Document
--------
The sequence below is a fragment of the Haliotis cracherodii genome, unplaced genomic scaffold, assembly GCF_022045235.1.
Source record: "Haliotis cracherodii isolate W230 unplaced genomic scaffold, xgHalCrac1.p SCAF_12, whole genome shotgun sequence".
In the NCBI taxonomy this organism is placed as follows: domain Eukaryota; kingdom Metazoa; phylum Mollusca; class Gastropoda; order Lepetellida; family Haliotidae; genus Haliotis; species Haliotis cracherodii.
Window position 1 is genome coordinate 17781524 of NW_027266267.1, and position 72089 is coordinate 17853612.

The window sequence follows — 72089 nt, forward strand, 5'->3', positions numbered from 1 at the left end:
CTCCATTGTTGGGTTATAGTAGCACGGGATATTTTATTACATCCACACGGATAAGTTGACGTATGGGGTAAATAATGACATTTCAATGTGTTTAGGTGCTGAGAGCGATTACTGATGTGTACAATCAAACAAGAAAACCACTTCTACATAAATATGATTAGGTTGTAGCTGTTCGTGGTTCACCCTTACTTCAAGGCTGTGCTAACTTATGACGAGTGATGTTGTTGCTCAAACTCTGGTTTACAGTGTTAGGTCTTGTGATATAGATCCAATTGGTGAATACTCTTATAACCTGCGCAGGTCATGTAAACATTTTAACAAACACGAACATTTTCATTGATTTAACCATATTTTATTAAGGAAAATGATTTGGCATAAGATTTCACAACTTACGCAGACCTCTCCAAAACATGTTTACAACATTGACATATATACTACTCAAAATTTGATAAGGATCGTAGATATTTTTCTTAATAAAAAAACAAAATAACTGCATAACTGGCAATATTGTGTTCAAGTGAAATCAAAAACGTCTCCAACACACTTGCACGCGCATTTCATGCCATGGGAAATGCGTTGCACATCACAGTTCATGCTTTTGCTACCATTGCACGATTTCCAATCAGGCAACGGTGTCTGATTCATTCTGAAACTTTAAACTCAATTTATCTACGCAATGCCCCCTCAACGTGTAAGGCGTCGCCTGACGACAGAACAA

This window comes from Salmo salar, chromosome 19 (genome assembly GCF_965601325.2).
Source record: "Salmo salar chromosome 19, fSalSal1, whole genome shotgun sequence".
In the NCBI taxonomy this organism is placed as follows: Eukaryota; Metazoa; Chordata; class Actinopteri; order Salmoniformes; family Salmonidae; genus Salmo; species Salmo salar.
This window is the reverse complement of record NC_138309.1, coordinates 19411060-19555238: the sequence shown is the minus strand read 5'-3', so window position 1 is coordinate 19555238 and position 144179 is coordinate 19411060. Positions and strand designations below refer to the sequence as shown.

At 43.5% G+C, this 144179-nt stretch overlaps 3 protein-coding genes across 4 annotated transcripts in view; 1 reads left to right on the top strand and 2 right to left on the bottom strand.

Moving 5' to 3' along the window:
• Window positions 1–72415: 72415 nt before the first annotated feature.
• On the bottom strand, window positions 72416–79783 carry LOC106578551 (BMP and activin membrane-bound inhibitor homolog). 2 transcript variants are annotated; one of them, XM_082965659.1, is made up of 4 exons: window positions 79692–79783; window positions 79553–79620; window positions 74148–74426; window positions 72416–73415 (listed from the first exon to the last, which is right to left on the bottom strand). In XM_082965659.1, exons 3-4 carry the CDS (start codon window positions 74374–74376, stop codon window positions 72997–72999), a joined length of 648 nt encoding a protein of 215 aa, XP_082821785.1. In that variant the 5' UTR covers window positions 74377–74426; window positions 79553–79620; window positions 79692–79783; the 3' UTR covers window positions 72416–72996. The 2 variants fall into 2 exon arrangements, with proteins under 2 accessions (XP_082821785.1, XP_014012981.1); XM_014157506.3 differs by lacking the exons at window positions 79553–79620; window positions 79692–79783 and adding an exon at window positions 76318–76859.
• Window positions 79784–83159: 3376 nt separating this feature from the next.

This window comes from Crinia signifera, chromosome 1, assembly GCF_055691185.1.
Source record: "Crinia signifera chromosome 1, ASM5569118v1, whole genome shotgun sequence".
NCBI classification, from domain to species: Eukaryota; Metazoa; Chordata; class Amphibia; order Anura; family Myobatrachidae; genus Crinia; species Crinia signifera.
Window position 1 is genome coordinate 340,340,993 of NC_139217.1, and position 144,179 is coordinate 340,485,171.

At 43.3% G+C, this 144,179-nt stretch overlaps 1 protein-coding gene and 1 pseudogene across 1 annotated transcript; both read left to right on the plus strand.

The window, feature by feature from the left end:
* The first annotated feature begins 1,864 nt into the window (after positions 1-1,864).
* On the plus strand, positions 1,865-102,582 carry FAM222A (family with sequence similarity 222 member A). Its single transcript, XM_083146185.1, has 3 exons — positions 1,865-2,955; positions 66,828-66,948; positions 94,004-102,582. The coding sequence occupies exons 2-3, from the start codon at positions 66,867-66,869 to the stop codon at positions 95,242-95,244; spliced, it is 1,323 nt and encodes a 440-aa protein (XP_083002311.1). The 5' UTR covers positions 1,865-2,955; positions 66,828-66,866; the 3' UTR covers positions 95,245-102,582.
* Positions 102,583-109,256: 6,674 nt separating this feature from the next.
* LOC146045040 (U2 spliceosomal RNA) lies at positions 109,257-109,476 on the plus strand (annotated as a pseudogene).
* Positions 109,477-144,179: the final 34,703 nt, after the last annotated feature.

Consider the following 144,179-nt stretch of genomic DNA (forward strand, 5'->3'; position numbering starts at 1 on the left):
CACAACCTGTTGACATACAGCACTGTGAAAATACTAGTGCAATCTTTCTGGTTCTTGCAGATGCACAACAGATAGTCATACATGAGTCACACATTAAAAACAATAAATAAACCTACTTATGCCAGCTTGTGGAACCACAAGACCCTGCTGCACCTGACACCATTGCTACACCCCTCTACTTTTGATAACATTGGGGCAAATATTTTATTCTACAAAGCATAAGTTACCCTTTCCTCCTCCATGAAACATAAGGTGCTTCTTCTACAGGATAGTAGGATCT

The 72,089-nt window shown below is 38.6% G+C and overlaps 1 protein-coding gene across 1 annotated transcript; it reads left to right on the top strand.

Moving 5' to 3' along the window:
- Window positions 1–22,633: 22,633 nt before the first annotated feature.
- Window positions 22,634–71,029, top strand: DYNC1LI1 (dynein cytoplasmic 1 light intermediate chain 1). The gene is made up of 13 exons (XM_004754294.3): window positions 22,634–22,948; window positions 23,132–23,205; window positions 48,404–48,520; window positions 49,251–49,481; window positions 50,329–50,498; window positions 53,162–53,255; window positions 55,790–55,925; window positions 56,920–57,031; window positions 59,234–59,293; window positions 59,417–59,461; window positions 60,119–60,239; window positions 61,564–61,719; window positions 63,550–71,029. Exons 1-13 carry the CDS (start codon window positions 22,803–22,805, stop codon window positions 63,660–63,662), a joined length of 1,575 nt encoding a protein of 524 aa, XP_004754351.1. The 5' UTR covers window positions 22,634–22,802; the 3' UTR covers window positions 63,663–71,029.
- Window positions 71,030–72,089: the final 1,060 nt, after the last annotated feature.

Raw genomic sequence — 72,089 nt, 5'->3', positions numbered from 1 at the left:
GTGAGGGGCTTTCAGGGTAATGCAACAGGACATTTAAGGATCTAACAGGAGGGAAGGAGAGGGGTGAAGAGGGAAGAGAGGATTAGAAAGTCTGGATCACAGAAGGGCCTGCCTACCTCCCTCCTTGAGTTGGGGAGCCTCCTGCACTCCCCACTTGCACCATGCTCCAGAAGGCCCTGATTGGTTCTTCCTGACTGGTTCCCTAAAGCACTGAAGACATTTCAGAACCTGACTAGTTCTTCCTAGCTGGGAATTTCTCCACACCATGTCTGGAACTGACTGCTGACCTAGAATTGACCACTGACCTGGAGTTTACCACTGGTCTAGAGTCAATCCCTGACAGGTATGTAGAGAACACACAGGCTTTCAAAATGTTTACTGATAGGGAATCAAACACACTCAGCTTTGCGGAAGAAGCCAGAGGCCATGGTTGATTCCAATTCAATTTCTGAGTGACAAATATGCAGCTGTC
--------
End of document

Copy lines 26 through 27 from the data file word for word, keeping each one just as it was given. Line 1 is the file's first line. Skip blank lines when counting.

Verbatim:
* Positions 109,477-144,179: the final 34,703 nt, after the last annotated feature.

Consider the following 144,179-nt stretch of genomic DNA (forward strand, 5'->3'; position numbering starts at 1 on the left):